- April 4, 2011
Data-as-a-service is something new to many outside the enterprise space. This panel from the Data 2.0 Conference discusses where this market is headed.
Geoff Domoracki, Moderator and CEO of midVentures
Jay Adelson, CEO of SimpleGeo
Nick Halstead, Founder and CEO of Mediasift
Vivek Sodera, Co-Founder of Rapleaf
Gordan Redzic, Senior Product Manager at Navteq
2:30 Panelists introduce themselves.
2:31 Domoracki asks, “What is data-as-a-service”?
Halstead says that from the moment you start using a website, information is being collected about you. Web companies are disrupting traditional data providers because it is now easier to collect millions of records for smaller players in the space. This is a new service offered to businesses.
Sodera says that the vast amount of data available opens up potentials to use data effectively for small to medium sized businesses, not just enterprises who could afford the high prices for valuable data.
2:34 Domoracki: What is your strategy for winning in your vertical?
Adelson says that SimpleGeo says the location vertical is very specific, but is so useful to so many types of industries.
2:36 Domoracki asks, “How do you convince VCs that data is a viable market?”
Sodera says you must show that there is a new trend coming, and that other companies have succeeded in this market in the past as well. Social media data is a space that every VC on Sand Hill is investigating.
Redzic says NAVTEQ has been around for a while and has a name already.
Sodera says that a strong team always entices VCs.
2:38 Domoracki: Data is a “frenemy” type of industry as some people are suppliers and consumers. Will this get worse or better?
Adelson says that most players in the game recognize that certain types of data are moving towards free. If you acknowledge this, it’s key to focus on how you are differentiated from the rest.
Halstead focused on collaborating with data partners from day one and sought to prove that distribution model worked.
2:41 Domoracki: on topic of collaboration. What opportunities are there for startups to solve problems for you?
Redzik said that NAVTEQ’s limitations come from being in Chicago. There is a big talent base in the Bay Area and others areas.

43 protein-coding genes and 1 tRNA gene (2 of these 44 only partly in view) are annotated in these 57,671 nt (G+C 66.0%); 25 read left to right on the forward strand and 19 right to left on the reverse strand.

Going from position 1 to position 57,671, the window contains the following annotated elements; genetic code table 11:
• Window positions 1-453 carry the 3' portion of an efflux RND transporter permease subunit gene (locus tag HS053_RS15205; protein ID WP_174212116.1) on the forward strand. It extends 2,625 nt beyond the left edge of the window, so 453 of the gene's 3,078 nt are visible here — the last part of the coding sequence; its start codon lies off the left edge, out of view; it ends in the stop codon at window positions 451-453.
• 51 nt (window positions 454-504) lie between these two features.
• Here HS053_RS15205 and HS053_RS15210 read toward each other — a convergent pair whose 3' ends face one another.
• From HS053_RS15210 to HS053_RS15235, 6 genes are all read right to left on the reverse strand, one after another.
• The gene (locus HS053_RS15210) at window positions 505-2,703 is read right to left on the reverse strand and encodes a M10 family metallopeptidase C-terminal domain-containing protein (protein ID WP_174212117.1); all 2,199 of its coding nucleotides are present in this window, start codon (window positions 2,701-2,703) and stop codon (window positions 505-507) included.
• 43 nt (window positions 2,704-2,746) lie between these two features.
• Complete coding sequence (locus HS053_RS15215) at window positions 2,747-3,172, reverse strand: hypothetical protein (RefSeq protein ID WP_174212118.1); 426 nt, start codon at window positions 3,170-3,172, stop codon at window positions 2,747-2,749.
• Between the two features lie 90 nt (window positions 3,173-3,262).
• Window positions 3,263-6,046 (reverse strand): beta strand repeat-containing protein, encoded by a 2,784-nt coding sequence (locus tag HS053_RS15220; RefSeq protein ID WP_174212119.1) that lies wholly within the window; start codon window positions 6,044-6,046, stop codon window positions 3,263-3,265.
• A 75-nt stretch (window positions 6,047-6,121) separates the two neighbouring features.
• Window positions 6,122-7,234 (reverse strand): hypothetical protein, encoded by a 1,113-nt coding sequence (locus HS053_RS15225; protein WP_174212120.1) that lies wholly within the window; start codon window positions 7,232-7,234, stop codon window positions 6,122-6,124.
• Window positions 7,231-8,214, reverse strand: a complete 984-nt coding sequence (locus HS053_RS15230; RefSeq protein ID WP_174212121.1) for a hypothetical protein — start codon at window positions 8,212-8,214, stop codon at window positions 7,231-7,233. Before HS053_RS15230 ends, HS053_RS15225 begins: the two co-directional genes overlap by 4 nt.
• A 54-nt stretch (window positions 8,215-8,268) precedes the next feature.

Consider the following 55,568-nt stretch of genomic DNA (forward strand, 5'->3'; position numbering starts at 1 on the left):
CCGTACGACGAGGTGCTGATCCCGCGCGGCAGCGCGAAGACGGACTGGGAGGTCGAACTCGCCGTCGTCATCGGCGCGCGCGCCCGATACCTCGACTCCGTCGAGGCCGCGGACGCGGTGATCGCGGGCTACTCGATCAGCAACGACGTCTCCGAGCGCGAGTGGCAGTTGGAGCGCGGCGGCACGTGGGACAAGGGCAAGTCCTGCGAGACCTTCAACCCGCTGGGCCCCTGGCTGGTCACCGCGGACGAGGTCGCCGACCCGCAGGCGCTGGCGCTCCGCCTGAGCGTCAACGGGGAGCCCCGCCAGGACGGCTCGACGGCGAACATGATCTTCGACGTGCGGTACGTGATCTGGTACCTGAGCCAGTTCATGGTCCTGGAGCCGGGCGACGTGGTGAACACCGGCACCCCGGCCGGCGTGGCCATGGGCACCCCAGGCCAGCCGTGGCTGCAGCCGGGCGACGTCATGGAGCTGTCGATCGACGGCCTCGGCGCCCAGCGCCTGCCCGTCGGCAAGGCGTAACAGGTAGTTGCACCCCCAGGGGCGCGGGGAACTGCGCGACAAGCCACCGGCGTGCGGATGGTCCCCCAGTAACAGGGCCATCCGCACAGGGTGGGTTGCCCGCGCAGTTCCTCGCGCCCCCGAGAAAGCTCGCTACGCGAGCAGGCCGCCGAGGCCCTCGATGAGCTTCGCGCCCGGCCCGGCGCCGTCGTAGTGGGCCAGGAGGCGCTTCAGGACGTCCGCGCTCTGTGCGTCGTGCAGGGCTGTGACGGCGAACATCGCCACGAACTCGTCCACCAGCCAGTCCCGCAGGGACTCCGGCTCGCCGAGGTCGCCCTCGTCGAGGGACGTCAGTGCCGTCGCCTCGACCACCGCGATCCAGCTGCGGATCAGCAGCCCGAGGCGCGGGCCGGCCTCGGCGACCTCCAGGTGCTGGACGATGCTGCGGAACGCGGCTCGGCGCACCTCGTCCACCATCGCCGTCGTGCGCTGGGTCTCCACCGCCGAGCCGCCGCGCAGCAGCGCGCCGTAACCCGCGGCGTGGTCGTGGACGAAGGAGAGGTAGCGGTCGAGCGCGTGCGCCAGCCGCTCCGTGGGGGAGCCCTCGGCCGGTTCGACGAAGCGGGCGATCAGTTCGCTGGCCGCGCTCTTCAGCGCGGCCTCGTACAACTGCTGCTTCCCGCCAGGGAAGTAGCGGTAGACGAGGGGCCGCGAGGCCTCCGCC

Halstead thinks there will be more niche marketplaces and services in the space over time. Example: someone who offers analytics in one space and targets all customers in that space.
Adelson mentions the 15,000 developers currently using their platform. It is not certain what new opportunities will unfold with these tools.
2:44 Domoracki now opens questions to the audience. Member asks how public would feel about having their data collected?
Adelson: “We ask you first”. Place data is different than personal information. Proximity data is not as clear though. Most applications still ask permission to serve things like ads. They have yet to run into an abuse of this data.
Redzic: NAVTEQ also uses opt-in services for advertising.
Sodera: Privacy is very important to Rapleaf. Consumers can actually see what data is available about them. We as an industry need to do a better job about educating consumers.
2:48 Audience member asks why personalization is the trend, versus the shared experience of advertising to groups?
Adelson: A balance should be struck. Hypertargeting means we often don’t discover things we might discover otherwise. For the most part, people do enjoy more targeted ads.
2:51 Audience member asks what it will take for a data marketplace to be a viable business.
Redzic and Halstead both take data from multiple sources, so they don’t see why it would not be viable.
Halstead says that making sources more generic says you often lose what you are looking for specifically out of a data source.
2:54 Audience member says that with each API, he has to learn something new. Is the lack of standards limiting what we are doing with data?
Halstead thinks you will never change that. Startups build their API around their specific use cases.
Sodera mentions Infochimps as working to standardize the API experience.